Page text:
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 A Point in a Triangle (Posted on 2007-04-12)
Let P be a point in triangle ABC such that angles APB, BPC, and CPA are all 120 degrees. Can lines AB, AC, BC, PA, PB, and PC all have integral lengths?

 See The Solution Submitted by Brian Smith Rating: 3.0000 (1 votes)

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 solution (spoiler) | Comment 1 of 8

Call the sides opposite angles A, B and C, a, b and c. Call PB length d; PC, length e and PA, length F.

a^2 = d^2 + e^2 - 2de cos 120, or
a^2 = d^2 + e^2 - 2de (-.5)
a^2 = d^2 + e^2 + de

and similarly

b^2 = e^2 + f^2 + ef
c^2 = d^2 + f^2 + df

The following program goes through all possible combinations of d, e and f, with d<=e<=f in order of increasing total d+e+f up to 1,000,000 or until stopped.

DEFDBL A-Z
FOR t = 1 TO 1000000
FOR d = 1 TO t / 3
FOR e = d TO (t - d) / 2
f = t - d - e

asq = d * d + e * e + d * e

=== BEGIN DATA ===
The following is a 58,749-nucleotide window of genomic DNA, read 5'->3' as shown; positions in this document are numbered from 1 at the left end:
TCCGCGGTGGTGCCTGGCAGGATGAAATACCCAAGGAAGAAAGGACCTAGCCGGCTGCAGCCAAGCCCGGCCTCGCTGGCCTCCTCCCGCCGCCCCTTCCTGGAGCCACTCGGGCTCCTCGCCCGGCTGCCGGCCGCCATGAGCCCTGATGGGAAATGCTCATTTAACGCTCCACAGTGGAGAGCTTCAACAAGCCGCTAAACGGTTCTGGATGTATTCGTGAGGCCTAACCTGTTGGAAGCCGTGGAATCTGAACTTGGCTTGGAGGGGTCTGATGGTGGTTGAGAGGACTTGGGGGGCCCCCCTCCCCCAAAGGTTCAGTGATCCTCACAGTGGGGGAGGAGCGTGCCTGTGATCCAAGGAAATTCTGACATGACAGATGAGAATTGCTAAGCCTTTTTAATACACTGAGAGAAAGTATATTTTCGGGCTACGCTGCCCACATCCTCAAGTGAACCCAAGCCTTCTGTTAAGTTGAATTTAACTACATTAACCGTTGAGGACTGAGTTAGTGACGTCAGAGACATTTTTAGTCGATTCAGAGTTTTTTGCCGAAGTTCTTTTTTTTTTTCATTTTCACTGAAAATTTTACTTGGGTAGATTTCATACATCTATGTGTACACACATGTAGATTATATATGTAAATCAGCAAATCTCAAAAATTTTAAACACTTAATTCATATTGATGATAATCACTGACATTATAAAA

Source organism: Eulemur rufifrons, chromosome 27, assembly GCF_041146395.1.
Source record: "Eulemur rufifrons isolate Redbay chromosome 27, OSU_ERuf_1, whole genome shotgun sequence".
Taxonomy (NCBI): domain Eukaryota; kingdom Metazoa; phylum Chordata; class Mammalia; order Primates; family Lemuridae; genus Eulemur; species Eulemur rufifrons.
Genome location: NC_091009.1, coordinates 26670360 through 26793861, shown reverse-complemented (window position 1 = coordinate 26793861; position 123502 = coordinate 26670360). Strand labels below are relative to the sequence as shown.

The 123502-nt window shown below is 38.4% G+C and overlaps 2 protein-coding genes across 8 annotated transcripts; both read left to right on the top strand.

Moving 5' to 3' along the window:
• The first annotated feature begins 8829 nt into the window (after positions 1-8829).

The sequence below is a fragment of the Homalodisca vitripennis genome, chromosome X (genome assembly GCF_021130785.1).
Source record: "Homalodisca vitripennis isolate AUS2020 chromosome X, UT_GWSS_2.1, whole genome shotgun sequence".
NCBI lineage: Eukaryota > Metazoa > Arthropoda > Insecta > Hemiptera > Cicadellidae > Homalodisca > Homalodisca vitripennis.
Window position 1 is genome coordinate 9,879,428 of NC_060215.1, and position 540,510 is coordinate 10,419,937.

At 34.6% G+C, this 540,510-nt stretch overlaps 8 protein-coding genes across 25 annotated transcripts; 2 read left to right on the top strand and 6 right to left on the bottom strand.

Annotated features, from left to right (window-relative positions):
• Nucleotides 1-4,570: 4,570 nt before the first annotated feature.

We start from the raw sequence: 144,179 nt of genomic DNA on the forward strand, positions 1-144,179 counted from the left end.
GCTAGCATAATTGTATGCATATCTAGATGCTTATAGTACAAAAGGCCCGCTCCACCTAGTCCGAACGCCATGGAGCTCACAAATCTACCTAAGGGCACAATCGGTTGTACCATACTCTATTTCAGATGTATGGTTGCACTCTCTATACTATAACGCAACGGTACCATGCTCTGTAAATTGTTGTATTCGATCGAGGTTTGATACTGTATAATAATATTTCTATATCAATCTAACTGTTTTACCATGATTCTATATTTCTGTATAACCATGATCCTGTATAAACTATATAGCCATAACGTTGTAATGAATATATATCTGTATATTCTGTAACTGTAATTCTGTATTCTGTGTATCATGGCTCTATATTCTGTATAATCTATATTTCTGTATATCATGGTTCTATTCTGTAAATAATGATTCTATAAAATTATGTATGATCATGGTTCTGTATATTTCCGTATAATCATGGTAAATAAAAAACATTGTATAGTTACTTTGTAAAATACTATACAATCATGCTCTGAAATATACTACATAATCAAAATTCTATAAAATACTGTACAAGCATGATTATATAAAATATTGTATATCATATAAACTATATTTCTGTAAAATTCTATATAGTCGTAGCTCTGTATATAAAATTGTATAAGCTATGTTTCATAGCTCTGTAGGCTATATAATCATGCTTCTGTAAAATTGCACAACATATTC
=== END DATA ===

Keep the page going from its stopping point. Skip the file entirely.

bsq = e * e + f * f + e * f
csq = d * d + f * f + d * f
a = INT(SQR(asq) + .5)
b = INT(SQR(bsq) + .5)
c = INT(SQR(csq) + .5)
IF a * a = asq AND b * b = bsq AND c * c = csq THEN
PRINT d; e; f; a; b; c
END IF

NEXT
NEXT
NEXT

It finds

`  d    e    f     a     b    c 195  264  325   399   511  455 264  325  440   511   665  616 390  528  650   798  1022  910 528  650  880  1022  1330  1232`

before the program was stopped at t = 2127 (i.e., when d+e+f would add up to 2127). The third and fourth solutions are merely the first and second doubled, but that doesn't preclude other, non-similar, solutions from existing at higher totals.

So all these lengths can be integral.

 Posted by Charlie on 2007-04-12 15:40:14

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